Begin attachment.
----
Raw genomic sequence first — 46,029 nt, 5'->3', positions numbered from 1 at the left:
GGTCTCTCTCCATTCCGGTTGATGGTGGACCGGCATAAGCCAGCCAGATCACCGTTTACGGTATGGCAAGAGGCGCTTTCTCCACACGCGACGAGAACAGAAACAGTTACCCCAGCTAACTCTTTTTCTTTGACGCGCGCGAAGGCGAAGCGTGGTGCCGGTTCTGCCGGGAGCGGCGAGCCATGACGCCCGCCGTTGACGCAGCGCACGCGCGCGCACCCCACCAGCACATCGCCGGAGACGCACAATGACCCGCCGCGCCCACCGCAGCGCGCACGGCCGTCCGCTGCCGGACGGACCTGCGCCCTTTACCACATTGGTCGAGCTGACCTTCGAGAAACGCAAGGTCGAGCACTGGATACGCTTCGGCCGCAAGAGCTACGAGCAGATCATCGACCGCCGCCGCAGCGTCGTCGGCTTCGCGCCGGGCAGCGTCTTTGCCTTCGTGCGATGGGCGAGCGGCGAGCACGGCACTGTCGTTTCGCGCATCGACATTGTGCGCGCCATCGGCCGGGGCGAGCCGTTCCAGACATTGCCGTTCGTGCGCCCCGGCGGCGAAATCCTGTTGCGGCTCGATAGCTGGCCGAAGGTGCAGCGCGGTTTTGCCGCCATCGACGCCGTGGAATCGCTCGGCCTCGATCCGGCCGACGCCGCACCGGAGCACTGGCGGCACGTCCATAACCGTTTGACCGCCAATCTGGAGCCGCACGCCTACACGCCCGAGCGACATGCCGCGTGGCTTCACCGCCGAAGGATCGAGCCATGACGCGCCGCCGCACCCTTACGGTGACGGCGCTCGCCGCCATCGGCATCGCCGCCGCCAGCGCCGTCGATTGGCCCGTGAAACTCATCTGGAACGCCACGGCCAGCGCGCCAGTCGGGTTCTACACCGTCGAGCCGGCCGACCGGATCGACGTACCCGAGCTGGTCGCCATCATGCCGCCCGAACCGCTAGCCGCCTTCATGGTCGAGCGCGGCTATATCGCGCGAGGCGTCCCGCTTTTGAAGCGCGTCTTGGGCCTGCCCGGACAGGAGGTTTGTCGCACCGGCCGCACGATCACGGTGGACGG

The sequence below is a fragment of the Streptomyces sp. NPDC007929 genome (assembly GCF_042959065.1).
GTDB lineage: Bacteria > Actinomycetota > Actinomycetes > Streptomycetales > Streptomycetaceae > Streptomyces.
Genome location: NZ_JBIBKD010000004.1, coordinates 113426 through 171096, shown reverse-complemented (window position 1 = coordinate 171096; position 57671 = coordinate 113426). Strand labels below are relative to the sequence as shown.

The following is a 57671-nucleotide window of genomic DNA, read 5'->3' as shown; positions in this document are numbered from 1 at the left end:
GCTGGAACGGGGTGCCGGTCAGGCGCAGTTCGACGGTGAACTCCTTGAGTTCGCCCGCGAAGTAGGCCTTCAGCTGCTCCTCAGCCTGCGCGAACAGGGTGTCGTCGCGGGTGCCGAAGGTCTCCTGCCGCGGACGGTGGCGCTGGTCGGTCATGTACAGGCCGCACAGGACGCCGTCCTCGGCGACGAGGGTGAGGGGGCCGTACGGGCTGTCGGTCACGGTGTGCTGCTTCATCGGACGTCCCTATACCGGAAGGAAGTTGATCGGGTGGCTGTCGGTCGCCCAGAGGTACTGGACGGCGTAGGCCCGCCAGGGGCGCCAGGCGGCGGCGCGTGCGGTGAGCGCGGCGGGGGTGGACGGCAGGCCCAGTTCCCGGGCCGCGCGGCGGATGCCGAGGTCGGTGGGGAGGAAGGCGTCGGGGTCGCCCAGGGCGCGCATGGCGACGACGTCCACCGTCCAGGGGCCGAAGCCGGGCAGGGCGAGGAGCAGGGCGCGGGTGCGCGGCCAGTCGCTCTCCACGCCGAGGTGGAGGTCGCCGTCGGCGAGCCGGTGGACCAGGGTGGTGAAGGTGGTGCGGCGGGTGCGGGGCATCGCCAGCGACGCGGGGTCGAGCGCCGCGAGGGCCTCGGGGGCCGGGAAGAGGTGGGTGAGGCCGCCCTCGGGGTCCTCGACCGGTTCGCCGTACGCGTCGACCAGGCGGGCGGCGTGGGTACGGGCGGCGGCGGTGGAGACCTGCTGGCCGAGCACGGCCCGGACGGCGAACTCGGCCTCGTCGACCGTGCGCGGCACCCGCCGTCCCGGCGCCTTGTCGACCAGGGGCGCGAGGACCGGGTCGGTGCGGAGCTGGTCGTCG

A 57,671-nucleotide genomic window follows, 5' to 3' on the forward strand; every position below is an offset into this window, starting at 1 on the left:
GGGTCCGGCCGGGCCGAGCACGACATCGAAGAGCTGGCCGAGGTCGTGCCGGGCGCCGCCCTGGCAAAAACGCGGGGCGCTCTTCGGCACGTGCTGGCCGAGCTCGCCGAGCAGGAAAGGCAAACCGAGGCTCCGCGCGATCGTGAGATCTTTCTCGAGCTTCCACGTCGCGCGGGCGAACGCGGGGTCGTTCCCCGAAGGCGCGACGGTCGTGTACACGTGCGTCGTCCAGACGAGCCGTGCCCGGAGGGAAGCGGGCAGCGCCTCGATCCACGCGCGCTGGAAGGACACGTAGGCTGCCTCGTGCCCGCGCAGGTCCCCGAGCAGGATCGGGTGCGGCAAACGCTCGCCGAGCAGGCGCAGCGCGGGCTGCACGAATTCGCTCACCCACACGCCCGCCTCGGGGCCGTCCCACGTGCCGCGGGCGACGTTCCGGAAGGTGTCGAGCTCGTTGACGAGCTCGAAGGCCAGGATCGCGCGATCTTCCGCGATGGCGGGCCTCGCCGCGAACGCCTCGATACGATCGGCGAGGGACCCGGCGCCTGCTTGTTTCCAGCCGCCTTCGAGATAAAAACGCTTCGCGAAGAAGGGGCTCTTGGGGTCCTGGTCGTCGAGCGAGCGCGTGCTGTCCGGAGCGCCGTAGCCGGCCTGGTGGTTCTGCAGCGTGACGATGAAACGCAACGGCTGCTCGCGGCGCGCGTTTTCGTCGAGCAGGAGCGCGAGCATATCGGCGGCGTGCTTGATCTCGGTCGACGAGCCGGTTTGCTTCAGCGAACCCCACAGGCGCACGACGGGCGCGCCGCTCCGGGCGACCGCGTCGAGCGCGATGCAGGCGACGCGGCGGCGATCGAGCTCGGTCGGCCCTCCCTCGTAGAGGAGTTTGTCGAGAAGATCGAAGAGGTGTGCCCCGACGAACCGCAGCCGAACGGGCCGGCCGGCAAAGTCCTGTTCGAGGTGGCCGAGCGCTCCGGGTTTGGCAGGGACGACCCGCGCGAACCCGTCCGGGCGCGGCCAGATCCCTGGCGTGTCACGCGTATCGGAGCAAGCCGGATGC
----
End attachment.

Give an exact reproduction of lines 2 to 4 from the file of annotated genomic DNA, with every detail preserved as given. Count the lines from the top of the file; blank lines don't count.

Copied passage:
GGTCTCTCTCCATTCCGGTTGATGGTGGACCGGCATAAGCCAGCCAGATCACCGTTTACGGTATGGCAAGAGGCGCTTTCTCCACACGCGACGAGAACAGAAACAGTTACCCCAGCTAACTCTTTTTCTTTGACGCGCGCGAAGGCGAAGCGTGGTGCCGGTTCTGCCGGGAGCGGCGAGCCATGACGCCCGCCGTTGACGCAGCGCACGCGCGCGCACCCCACCAGCACATCGCCGGAGACGCACAATGACCCGCCGCGCCCACCGCAGCGCGCACGGCCGTCCGCTGCCGGACGGACCTGCGCCCTTTACCACATTGGTCGAGCTGACCTTCGAGAAACGCAAGGTCGAGCACTGGATACGCTTCGGCCGCAAGAGCTACGAGCAGATCATCGACCGCCGCCGCAGCGTCGTCGGCTTCGCGCCGGGCAGCGTCTTTGCCTTCGTGCGATGGGCGAGCGGCGAGCACGGCACTGTCGTTTCGCGCATCGACATTGTGCGCGCCATCGGCCGGGGCGAGCCGTTCCAGACATTGCCGTTCGTGCGCCCCGGCGGCGAAATCCTGTTGCGGCTCGATAGCTGGCCGAAGGTGCAGCGCGGTTTTGCCGCCATCGACGCCGTGGAATCGCTCGGCCTCGATCCGGCCGACGCCGCACCGGAGCACTGGCGGCACGTCCATAACCGTTTGACCGCCAATCTGGAGCCGCACGCCTACACGCCCGAGCGACATGCCGCGTGGCTTCACCGCCGAAGGATCGAGCCATGACGCGCCGCCGCACCCTTACGGTGACGGCGCTCGCCGCCATCGGCATCGCCGCCGCCAGCGCCGTCGATTGGCCCGTGAAACTCATCTGGAACGCCACGGCCAGCGCGCCAGTCGGGTTCTACACCGTCGAGCCGGCCGACCGGATCGACGTACCCGAGCTGGTCGCCATCATGCCGCCCGAACCGCTAGCCGCCTTCATGGTCGAGCGCGGCTATATCGCGCGAGGCGTCCCGCTTTTGAAGCGCGTCTTGGGCCTGCCCGGACAGGAGGTTTGTCGCACCGGCCGCACGATCACGGTGGACGG

The sequence below is a fragment of the Streptomyces sp. NPDC007929 genome (assembly GCF_042959065.1).
GTDB lineage: Bacteria > Actinomycetota > Actinomycetes > Streptomycetales > Streptomycetaceae > Streptomyces.